I have created some change processes as we do not have any here (very small company) but the change we are doing for this customer seems to have not followed any processes so I am kind of picking up the pieces.

Just to give a bit of background we have a recruitment product which is being used by a large hospitality company to manage their recruitment processes, I have found that the recruitment industry seems very quick-paced and highly demanding so I think the people who were managing the change prior to me were overcome by the customer and have agreed to requirements that are going to be difficult to deliver, but I am confident we can but my concern is that the expectation of the customer & the 170(ish) users of our product and making sure that they understand it. I would love to have someone at the customer who understands change management but unfortunately they seem to just want to have it done.
...
1 reply by Kiron Bondale
Dec 06, 2018 2:53 PM
Kiron Bondale
...
Sounds like an account management challenge of resetting expectations! What might help is to provide your customer with a sense of the product roadmap - what will be delivered in which releases and when. That is information which they could share internally to start to set expectations at the user level.

Depending on how intuitive the product is and how much of an impact to end user processes the changes will introduce will influence how much/little change management is needed. At the low end, self-service on-demand help videos and release notes might be sufficient whereas on the high end, a full communications and learning campaign might be required...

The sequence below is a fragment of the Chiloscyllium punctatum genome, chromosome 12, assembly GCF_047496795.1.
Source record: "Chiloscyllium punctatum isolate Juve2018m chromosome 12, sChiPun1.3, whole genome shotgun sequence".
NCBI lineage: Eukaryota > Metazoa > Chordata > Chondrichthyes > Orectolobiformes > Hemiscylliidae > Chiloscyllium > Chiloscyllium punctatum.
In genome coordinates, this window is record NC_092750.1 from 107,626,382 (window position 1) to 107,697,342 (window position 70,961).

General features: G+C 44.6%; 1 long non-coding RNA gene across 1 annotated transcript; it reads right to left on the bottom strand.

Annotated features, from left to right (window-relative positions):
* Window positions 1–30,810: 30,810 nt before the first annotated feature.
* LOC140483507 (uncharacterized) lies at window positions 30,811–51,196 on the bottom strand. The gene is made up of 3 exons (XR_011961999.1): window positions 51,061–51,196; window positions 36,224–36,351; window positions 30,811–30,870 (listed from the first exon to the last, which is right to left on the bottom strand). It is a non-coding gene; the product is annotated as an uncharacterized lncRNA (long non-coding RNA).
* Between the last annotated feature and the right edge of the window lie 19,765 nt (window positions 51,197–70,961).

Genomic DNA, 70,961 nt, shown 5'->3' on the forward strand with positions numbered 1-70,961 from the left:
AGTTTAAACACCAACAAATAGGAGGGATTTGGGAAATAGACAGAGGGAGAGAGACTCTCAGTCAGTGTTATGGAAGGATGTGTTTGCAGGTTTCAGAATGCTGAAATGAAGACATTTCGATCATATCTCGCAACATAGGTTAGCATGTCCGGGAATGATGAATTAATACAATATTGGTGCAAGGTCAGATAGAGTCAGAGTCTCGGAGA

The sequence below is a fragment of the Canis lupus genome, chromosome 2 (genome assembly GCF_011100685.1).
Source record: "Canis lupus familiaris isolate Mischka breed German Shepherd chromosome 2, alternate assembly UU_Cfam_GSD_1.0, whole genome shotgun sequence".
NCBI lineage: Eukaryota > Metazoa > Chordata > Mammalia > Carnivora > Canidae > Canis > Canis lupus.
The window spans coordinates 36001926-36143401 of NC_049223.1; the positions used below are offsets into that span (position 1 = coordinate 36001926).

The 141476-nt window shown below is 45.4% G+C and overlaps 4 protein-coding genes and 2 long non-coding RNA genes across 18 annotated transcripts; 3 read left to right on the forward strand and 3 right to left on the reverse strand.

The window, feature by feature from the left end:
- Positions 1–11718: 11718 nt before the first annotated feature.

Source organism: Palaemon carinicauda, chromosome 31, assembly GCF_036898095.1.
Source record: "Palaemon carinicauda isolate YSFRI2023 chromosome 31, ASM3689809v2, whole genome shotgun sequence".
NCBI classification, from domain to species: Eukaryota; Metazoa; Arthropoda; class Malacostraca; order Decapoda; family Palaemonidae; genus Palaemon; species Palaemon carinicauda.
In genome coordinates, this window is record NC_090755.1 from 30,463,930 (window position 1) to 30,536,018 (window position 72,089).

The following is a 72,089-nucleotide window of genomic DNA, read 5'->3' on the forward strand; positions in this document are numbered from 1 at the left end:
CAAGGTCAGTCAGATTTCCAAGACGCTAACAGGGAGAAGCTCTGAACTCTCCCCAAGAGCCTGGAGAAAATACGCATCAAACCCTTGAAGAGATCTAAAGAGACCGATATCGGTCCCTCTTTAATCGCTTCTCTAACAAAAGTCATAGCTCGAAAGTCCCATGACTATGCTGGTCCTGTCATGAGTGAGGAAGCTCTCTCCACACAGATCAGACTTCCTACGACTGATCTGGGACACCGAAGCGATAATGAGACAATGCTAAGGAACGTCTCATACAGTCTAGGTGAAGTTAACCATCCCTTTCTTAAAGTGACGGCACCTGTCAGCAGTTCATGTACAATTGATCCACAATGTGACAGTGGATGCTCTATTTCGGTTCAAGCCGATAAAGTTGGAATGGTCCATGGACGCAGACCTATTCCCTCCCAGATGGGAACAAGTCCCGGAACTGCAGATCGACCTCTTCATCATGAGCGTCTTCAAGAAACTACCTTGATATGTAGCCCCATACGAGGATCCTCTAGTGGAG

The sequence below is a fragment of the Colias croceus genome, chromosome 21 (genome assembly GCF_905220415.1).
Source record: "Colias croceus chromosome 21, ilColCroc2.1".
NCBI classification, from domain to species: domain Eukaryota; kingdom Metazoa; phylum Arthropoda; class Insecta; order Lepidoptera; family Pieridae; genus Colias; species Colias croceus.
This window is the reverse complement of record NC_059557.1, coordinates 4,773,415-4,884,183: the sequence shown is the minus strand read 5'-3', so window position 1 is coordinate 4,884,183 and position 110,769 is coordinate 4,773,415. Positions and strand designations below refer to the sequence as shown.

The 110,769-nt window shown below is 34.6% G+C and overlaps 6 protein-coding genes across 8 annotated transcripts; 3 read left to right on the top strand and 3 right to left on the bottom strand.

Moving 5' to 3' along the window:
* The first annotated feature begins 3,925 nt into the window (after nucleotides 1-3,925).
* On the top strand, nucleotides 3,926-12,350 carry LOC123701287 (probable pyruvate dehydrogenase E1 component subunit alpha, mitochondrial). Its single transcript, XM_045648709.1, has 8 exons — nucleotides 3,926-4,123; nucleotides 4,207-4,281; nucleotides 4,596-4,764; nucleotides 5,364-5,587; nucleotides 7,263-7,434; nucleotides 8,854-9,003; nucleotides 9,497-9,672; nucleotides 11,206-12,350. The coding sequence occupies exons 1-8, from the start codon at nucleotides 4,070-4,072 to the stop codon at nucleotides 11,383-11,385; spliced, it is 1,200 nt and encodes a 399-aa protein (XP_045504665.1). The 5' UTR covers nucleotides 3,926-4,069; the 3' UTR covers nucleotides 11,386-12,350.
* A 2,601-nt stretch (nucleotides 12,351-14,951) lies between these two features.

Kiron
Network:1151



Dec 06, 2018 11:23 AM
Replying to Ben Trafford
...
Hi Kiron,

I do not believe they do, I am still learning about our clients as I am still new and have kind of been thrown in at the deep end with this.

I have created some change processes as we do not have any here (very small company) but the change we are doing for this customer seems to have not followed any processes so I am kind of picking up the pieces.

Just to give a bit of background we have a recruitment product which is being used by a large hospitality company to manage their recruitment processes, I have found that the recruitment industry seems very quick-paced and highly demanding so I think the people who were managing the change prior to me were overcome by the customer and have agreed to requirements that are going to be difficult to deliver, but I am confident we can but my concern is that the expectation of the customer & the 170(ish) users of our product and making sure that they understand it. I would love to have someone at the customer who understands change management but unfortunately they seem to just want to have it done.
Sounds like an account management challenge of resetting expectations! What might help is to provide your customer with a sense of the product roadmap - what will be delivered in which releases and when. That is information which they could share internally to start to set expectations at the user level.

Depending on how intuitive the product is and how much of an impact to end user processes the changes will introduce will influence how much/little change management is needed. At the low end, self-service on-demand help videos and release notes might be sufficient whereas on the high end, a full communications and learning campaign might be required...

Kiron